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Sandy Alomar articulates awkwardness of White Sox bench coach search

Cleveland first-base coach removes himself from consideration out of respect for Robin Ventura's precarious position

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Ventura and Alomar in 1990.
Ventura and Alomar in 1990.
Rick Stewart/Getty Images

Sandy Alomar appeared to be the perfect bench coach for the Chicago White Sox, so it came as a surprise that his candidacy was the first of the rumored names to be crossed off the list.

But the Cleveland Plain-Dealer reports the reason itself will not surprise you:

"I didn't want it to seem like I was coming in to replace Robin in case they stumbled out of the gate," said Alomar. "I like and respect Robin too much for that."

Maybe the White Sox would not turn to Alomar if they decide to replace Ventura, but Alomar seems destined to eventually manage a team. Alomar said there was some speculation in the Chicago media that Alomar could take over for Ventura at some point.

"I want no hidden agendas," he said. "I'm also very happy with Cleveland. I didn't want anything to be unfair to Robin."

This is the situation I was envisioning when the White Sox announced the firing of Mark Parent, followed by the decision to retain Robin Ventura. I imagined it from Ventura's perspective:

That could get tangled in a hurry. For instance, if the Sox hire a qualified candidate known to fans -- on Twitter, Larry came up with the idea of Jose Valentin -- the loud voices, be they fans or writers or talkers, are going to wield that name on Ventura like a mace if 2016 resembles 2015 (which resembled 2014, which was only marginally better than 2013, hence this problem).

Replacing the bench coach under a manager in the last year of his contract stands to exacerbate the lame-duck status. That's something you might see with a new GM who inherited a manager with whom he's not particularly enamored. The Sox like Ventura, which makes this a strange way of showing it.

And now here's Alomar remarking on the dilemma from the potential coach's side. It's somewhat presumptive on his part since the process hadn't yet reached the interview stage, and it's not like the White Sox are trying to be devious, but the circumstances surrounding the situation make that conclusion very easy to draw. Hopefully they'll be able to hire the coach they want, but on the surface, the natural forces push them towards a coach 1) without managerial aspirations, or 2) without as much regard for Ventura. Neither seems optimal.


But hey, the White Sox' hiring problems pale in comparison to whatever the Washington Nationals are doing.

Up until Monday night, it looked like a straightforward affair, as multiple reports had the Nationals replacing the disastrous Matt Williams with the steady, experienced Bud Black. There was really no reason to question it -- the Nationals just need a manager who won't kneecap his own team, and while Black didn't get to the postseason in his eight-plus years with the Padres, he was well-regarded for the way he kept the Padres respectable despite a ton of turmoil above him.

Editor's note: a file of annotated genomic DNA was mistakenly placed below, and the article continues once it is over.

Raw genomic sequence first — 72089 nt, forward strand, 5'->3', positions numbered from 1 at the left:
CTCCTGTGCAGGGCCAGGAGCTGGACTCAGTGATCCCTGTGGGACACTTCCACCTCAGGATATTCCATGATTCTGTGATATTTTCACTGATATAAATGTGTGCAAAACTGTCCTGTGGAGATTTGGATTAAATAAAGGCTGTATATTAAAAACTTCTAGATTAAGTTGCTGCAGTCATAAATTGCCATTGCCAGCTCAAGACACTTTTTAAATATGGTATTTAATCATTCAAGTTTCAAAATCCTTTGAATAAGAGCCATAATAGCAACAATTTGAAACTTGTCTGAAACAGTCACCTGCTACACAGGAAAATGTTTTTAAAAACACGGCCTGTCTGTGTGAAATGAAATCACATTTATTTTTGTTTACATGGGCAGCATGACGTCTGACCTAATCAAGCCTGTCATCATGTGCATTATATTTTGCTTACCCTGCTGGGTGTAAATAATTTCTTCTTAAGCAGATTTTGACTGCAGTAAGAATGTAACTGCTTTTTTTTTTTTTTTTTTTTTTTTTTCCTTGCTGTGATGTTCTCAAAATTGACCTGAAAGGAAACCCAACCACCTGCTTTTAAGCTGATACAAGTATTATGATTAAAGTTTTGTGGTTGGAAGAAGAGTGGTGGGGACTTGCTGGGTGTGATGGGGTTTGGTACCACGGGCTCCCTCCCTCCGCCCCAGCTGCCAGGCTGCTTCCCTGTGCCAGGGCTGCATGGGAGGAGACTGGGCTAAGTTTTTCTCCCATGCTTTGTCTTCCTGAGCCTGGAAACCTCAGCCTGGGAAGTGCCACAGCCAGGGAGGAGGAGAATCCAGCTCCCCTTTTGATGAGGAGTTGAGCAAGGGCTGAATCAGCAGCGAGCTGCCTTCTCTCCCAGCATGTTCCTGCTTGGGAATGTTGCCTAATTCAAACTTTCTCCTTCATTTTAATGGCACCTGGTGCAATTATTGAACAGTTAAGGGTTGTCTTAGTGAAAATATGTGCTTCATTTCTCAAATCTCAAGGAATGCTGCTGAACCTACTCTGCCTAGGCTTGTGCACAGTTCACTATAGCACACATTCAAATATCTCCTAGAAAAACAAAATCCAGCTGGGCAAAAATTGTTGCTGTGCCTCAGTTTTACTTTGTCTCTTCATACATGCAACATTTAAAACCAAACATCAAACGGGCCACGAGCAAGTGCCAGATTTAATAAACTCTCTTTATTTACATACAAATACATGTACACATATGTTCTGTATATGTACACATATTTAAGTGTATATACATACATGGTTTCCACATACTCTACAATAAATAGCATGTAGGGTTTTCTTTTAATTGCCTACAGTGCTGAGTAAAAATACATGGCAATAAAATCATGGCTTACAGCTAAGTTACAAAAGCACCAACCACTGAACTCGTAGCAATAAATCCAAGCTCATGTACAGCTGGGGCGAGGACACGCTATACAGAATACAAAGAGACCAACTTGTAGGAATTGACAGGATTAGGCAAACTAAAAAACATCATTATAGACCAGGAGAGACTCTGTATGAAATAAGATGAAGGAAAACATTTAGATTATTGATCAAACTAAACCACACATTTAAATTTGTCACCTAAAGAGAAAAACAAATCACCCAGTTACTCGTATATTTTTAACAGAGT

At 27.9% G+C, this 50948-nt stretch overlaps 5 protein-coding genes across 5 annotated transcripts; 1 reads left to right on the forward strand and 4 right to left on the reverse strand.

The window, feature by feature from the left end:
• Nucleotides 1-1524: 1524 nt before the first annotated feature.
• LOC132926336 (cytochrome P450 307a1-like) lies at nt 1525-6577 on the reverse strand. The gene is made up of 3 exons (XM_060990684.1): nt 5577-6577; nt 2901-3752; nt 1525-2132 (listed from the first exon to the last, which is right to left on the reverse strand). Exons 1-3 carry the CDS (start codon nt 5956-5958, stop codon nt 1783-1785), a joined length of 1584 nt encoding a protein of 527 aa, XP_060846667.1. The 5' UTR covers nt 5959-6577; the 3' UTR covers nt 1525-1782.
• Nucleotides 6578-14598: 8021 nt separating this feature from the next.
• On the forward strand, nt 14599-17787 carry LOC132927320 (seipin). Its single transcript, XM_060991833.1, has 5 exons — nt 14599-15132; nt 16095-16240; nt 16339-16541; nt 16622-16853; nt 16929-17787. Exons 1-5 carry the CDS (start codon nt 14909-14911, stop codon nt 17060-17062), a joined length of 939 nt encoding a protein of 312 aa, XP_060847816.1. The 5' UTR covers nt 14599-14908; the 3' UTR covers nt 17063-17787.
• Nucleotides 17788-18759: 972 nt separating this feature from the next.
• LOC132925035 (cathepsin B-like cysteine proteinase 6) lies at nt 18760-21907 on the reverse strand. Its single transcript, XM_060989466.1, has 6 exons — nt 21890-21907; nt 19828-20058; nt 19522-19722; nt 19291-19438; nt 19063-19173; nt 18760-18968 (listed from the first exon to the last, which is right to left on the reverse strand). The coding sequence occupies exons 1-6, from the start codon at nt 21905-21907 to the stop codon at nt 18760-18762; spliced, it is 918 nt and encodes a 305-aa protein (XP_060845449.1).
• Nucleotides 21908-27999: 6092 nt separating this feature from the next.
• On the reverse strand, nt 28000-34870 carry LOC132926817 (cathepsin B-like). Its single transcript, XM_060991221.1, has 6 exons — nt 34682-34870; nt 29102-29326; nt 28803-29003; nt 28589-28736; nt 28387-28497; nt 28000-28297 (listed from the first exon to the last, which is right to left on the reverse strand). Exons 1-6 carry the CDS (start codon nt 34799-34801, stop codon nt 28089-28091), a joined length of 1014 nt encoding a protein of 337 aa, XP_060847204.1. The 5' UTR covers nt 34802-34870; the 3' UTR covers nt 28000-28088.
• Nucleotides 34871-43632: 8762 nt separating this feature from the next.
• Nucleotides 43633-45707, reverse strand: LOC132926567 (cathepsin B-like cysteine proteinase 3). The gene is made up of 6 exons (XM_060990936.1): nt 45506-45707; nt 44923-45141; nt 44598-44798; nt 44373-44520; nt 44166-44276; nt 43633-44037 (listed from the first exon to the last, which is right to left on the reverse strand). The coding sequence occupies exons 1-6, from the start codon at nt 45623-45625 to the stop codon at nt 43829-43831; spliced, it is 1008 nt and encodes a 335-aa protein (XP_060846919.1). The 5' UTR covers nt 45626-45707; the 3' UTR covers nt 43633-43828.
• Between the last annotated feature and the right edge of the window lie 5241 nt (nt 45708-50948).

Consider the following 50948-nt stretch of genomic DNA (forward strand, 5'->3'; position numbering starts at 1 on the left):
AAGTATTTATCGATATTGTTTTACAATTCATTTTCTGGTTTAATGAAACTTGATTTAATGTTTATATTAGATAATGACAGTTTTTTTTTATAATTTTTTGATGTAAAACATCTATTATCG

Dusty Baker became the front-runner for the Nats job. The rumored terms have fluctuated enough to cast some doubt on the integrity of the details, but both national reporters and Washington media guys have agreed that there was a laughable low-balling:

Baker, who interviewed twice for the Nationals opening, was informed last week that he did not get the job. The job was offered to Black on Wednesday by Nationals GM Mike Rizzo, which he accepted, and negotiations began on Thursday. They never came close to reaching a deal.

The Nationals, according to a person with knowledge of the talks, originally offered Black a one-year deal for $1.6 million, and refused to guarantee more than two years. Black informed the Nationals’ ownership several days ago that he couldn’t accept a deal, which is considerably lower than he anticipated.

That seems like it can't possibly be true. Three-year contracts are usually standard for this kind of upgrade hiring, but I could fathom Washington starting at two years and being difficult to budge. That, too, risks sending contradictory messages about the faith placed in their decision, but at least it's a multiple-year commitment. Opening with a one-year offer requires an abundance of balls or an absence of awareness.

It looks especially ridiculous after Don Mattingly more or less received the Ozzie Guillen deal from the Marlins -- four years, "about" $10 million. The Marlins have a reputation for paying non-players well, which is why non-players keep choosing to work there.

At any rate, Baker is officially the manager of the Washington Nationals on a two-year deal, and Washington Post reporter Adam Kilgore says the Nationals are "lucky" that Baker wasn't scared off by the way the events unfolded for the guy who seemed like their first choice.